Family and childhood
What goes into the making of a romance writer? Did all romance writers grow up surrounded by books? In small towns? In big cities? Did a family member read The Princess Bride to them every evening before bed? Thirteen authors talk about their family histories.
Kim Killion: I’m from the Midwest, and I grew up on a farm and bottle-fed calves when I was a sophomore in high school. And money sent me away to be an artist.
Romance writers come from a lot of places. Where did they grow up?
Nalini Singh: My early childhood in Fiji? Um, I guess it was like most people’s childhood.
Radclyffe: I grew up in Hudson Falls, New York, which is actually the village of Hudson Falls.
Nicole Peeler: I grew up in Aurora, Illinois, which is the furthest west suburb of Chicago.
Jessica Andersen: I grew up in a little town called Hanover, which is now a pretty affluent suburb, but back then, you know, there were pigs in people’s backyards. So it was still pretty farm country, and that was fun.
Cindy Gerard: I literally grew up in a town of 750 people.
Lexie O’Neill: I’m from a rural area in Virginia.
Radclyffe: Very small town. Ethnically not very diverse.
Jill Shalvis: I was a valley girl, San Fernando Valley.
Crystal Jordon: I grew up in the Bay Area, in California.
Jill Shalvis: Spent my whole life on the beach, in LA, Hollywood, Westwood. I was this very natural LA girl.
Crystal Jordan: It was a ranching and farming community at the time. We were big for our corn festival in July. That was rockin’.
What about their parents?
Sherry Thomas: Well, I guess you could say we were a family of academics and professionals. My grandfather taught—he was a professor of parasitology.
Jessica Andersen: My mom, she’s a really interesting character. She’s a biostatistician who runs big parts of the AIDS research on the planet.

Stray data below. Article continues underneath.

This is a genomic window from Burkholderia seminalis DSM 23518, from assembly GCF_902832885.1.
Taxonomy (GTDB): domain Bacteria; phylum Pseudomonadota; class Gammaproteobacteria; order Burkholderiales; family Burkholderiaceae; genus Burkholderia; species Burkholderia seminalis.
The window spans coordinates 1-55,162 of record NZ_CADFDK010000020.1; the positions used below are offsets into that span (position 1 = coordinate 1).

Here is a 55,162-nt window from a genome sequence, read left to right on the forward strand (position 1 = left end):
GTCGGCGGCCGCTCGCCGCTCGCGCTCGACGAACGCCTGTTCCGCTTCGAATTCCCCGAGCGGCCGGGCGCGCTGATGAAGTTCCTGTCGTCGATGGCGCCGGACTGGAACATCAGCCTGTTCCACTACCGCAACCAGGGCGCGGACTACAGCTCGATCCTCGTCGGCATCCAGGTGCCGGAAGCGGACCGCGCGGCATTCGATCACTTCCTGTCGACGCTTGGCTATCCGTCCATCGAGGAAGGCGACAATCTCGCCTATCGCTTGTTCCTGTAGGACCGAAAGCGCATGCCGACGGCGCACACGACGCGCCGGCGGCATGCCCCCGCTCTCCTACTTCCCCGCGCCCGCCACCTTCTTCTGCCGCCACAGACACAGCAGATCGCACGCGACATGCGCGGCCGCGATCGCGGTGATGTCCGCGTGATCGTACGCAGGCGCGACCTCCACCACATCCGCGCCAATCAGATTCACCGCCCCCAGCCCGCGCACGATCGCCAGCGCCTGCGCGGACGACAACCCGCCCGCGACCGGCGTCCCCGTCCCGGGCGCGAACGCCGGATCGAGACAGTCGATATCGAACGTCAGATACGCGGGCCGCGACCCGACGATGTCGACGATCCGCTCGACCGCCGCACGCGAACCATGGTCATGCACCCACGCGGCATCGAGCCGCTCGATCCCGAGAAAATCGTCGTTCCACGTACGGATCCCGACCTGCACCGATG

Crystal Jordan: My father was in, like, engineering, he worked for Lockheed and —then Lockheed Martin—and most of the things he did he couldn’t tell me about.
Caridad Piñeiro: My parents had to leave Cuba in a rush. They had been working against Castro after working for Castro.
Crystal Jordan: My mom worked in telecommunications, and she also was a dog breeder on the side.
Nalini Singh: My dad’s a computer analyst, and my mom is a tailor.
Cindy Gerard: My dad was a blue-collar worker all the way.
Brenda Jackson: Oh, my father was a meat cutter with a major food store, and my mother was a registered nurse.
Caridad Piñeiro: My dad had always, you know, his family had a store in Cuba. So at first he kind of went to work doing odd jobs. He got, you know, a commercial license, he was driving trucks.
Nicole Peeler: My parents were high school teachers, and my brother’s a policeman.
Radclyffe: All my family were garment workers. My father was a shirt cutter, my mother was a glove maker, my aunts were dressmakers.
Lexie O’Neill: My father was a maintenance worker for the railroad, and a farmer on the side.
Cindy Gerard: He worked for the John Deere factory for 38 years in Waterloo, Iowa.
Beverly Jenkins: Dad worked for Chrysler. He also worked for the Detroit Board of Education, later on.
Radclyffe: My father was a high school graduate. My mother was not, she didn’t graduate from high school.
Cindy Gerard: My mother came from a very poor family, and she actually had to quit school when she was 15.
Lexie O’Neill: My father was the first one in his family to have a high school degree. My mother was pregnant with me at 16 and only had a GED.
Cindy Gerard: I’ll never forget that when I was a senior in high school she got her GED. Which we were so proud of, ’cause that was the first time she had an opportunity to even—further education of any type, because she’d been working and raising the family.
What about the rest of the family?
Brenda Jackson: I’m the oldest of six kids. Big family, but it was a very close-knit family.
Beverly Jenkins: Extended family—my mom has six brothers and sisters, so.
Nalini Singh: I was very close to a lot of my cousins, and my aunts and uncles.
Beverly Jenkins: So my brother’s a musician, I have sisters who make dolls, I have sisters who make cards, and all of us are creative in some way or form.
Nalini Singh: But, you know, I grew up with this mess of extended family, so I always had people to play with.
Beverly Jenkins: And the family picnics at my grandmother’s house—you know, you had the uncles in the back lying and drinking brown liquor and, you know, playing cards and the kids running through.
Brenda Jackson: So on Saturday night we would meet at my grandmother’s house and we would exchange stories. And me being one of the youngest I would just love to hear about their falling-in-love type of romance stories and couldn’t wait until I grew up where I can experience this falling in love thing.